It’s a great day for a drive in the Azalea City. The afternoon sun is on the bay. The grass flats are stretching toward the horizon like furry islands.
I ride through the tunnel, which shoots me beneath the Mobile River and spits me into a mild-mannered, picturesque French colonial city. I love it here.
I had a friend from Mobile once say that if you want to make locals angry, tell them Mardi Gras originated in New Orleans.
“These are fighting words,” said my pal.
If you say such a thing to a Mobile-person, their face will contort, their nostrils will flare, they will speak in strange tongues, and their head will rotate 360 degrees.
Then they will spit out facts about how Mobile has the oldest organized Mardi Gras celebration in the U.S. They will also explain that Mobile’s Mardi Gras fun was happening in 1703, long before New Orleans was even wearing a training diaper.
Then they will fling beads at you.
When I was a young man, I played music in a crummy bar band. We were always getting gigs in Mobile. The guys in the band would carpool together, and I was usually the driver.
This was before GPSs, back when early man was still using Rand McNally products. The truck would be loaded with musical junk, amplifiers, and instruments. And five of us idiots would be riding through town looking like the cast members from “Hee Haw.”
To us, Mobile was the biggest city around. Three times the size of Pensacola or Dothan. It wasn’t like other mega-cities, either. People were friendly in Mobile.
As long as you didn’t ask stupid questions about Mardi Gras.
The first thing I’m always struck with here is that this is a baseball town. Hank Aaron was born Down the Bay. And so was Leroy Robert “Satchel” Paige. And Satchel Paige is one of my all-time heroes.
They say the skinny kid was tall, and loose-built, often seen running these streets in the 1920s, always getting into trouble.
He finally got sent off to reform school and it was there where an old preacher taught the Alabamian teenager to pitch a baseball like a Biblical saint.
For five years Satchel learned to pitch while incarcerated. When he got out, he became one of the greatest gentlemen to ever hold a ball.
But I’m going to skip over the baseball trivia because I can see your face turning to wood.
Right now I’m driving the town’s mainstreets, side streets, backstreets, and horseshoe turns. I pass antique iron balconies, and rainbow rows of historic buildings.
You get it all in Mobile. Greek Revival, Italianate, and Queen Anne architecture out the nose. The huge oaks look like titanic tarantulas. The salt air sticks to your lips.
When I was 19, I went to a funeral in Mobile. It was a lavish affair in an ancient building. The service was unlike anything I’d ever seen. There were free drinks, an oyster buffet, background music.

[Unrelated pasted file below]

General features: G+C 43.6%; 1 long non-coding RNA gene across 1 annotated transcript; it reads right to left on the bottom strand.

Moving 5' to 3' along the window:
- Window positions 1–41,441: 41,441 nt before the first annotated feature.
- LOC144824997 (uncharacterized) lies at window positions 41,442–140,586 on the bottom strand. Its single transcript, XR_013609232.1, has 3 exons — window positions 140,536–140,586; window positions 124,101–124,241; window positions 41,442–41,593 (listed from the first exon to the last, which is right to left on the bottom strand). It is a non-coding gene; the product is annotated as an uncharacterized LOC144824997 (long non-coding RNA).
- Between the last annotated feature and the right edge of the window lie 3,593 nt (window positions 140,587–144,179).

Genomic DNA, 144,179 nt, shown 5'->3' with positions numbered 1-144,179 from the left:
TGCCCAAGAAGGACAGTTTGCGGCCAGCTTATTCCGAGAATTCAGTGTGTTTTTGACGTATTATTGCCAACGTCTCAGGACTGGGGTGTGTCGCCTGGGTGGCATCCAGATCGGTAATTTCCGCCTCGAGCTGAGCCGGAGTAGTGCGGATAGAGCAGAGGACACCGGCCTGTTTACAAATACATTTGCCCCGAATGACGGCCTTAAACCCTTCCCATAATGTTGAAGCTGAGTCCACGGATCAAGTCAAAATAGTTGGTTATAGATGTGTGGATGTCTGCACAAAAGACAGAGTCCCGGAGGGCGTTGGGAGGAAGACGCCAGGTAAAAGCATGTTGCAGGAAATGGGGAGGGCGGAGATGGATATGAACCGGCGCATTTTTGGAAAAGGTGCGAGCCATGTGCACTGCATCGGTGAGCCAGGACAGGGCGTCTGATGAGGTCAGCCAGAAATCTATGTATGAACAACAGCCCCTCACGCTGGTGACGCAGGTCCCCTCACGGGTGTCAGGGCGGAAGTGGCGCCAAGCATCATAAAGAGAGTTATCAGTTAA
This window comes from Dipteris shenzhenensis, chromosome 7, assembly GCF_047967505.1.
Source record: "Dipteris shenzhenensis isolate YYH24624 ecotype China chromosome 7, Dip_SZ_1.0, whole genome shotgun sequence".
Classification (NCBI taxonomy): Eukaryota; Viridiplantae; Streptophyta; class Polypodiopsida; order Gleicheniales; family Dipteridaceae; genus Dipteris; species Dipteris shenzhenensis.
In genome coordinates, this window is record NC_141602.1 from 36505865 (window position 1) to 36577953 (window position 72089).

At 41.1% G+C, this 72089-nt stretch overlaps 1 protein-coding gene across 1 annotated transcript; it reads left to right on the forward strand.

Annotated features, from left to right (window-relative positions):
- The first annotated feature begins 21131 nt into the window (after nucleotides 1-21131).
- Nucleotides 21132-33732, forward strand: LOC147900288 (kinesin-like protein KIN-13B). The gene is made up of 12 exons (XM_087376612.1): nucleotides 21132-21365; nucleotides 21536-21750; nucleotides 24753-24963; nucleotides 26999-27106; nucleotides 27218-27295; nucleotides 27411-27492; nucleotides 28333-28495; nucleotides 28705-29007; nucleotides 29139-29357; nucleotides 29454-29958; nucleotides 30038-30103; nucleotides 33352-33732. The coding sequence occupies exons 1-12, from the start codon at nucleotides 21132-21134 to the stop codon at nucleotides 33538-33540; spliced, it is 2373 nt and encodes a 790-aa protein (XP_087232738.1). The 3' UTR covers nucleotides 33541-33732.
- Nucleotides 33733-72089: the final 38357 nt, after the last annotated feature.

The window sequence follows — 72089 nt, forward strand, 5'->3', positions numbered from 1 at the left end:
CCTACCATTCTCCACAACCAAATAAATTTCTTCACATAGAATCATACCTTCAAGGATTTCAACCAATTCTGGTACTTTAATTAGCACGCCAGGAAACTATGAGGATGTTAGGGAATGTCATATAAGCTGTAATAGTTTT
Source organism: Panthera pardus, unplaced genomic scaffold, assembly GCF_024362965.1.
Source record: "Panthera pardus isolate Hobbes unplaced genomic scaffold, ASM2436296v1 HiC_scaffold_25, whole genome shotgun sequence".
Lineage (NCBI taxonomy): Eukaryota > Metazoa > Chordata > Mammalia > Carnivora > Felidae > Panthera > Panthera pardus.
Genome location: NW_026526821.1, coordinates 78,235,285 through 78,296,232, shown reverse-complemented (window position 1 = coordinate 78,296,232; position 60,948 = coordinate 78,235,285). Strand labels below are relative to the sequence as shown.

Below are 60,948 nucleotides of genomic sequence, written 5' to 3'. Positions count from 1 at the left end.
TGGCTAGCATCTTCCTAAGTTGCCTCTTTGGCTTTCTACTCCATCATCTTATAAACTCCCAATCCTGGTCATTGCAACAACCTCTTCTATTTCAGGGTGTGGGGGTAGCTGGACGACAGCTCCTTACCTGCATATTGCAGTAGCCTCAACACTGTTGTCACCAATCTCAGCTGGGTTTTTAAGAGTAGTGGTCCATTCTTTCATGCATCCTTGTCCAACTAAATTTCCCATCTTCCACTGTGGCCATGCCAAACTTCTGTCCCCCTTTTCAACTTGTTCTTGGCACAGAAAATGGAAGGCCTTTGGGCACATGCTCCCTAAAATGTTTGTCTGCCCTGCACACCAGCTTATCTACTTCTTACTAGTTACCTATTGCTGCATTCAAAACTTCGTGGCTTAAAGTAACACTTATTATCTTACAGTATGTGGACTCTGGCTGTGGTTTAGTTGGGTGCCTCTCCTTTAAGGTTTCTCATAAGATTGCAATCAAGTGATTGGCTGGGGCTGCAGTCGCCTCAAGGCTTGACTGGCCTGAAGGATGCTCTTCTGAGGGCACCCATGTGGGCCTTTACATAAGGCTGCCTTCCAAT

But what really got me going was the brass band outside, banging away in the street. They were blasting “When the Saints Go Marching In.”
It was great. I asked someone why this loud music was happening on such a serious occasion.
The guy laughed and said, “Well, this IS a wake.” As if this explained the whole thing.
Mobile-people are different, I tell you.
I remember that night I stepped onto the sidewalk to get a better view of the musicians. The band was made up of young men, all dancing. The bass drummer had dreadlocks and powerful arms. The trumpeter played with his entire body.
A crowd gathered on the sidewalk. Members of the funeral party started clapping. An elderly woman began dancing with a trombonist in an extremely non-religious way.
It was the most joyous funeral I ever attended. My friend leaned over to me and said, “Boy, when I die, I wanna go out just like this.”
And he meant it. My friend was actually killed in a car accident several years later. I told his mother about his brass band request. She didn’t think it would be a good idea to have a second line band at a Presbyterian church.
But she came to a middle ground with his wishes. She had the pianist play “When the Saints Go Marching In.”
I believe it was the most excitement those Presbyterians had seen in years. I think I even saw someone in the congregation move a facial muscle.
My friend would have liked that.
My wife and I pull over at a small seafood joint. We’re not starving, but we don’t have anywhere to be for a little while, and oysters sound good. We order a dozen on the half shell and a few iced teas.
Our waitress is young, wearing a COVID mask and latex gloves. And I am reminded that this world has changed so much it’s almost staggering.
Regular society is nearly foreign to me now. I sometimes wonder what our deceased loved ones would’ve thought of our post-COVID world. My granddaddy, for example.
But the waitress is in a good mood. She delivers our dozen with a smile. I can tell she’s smiling because her eyes are squinty beneath her mask.
Just for kicks, I ask the waitress if it’s true that Mardi Gras originated in New Orleans.
The girl’s eyes are no longer smiling. She places our oysters on the table by dropping the plate a little harder than necessary.
“Just so you know,” she says, “Mardi Gras started in Mobile.”
Oh, this really is a great place.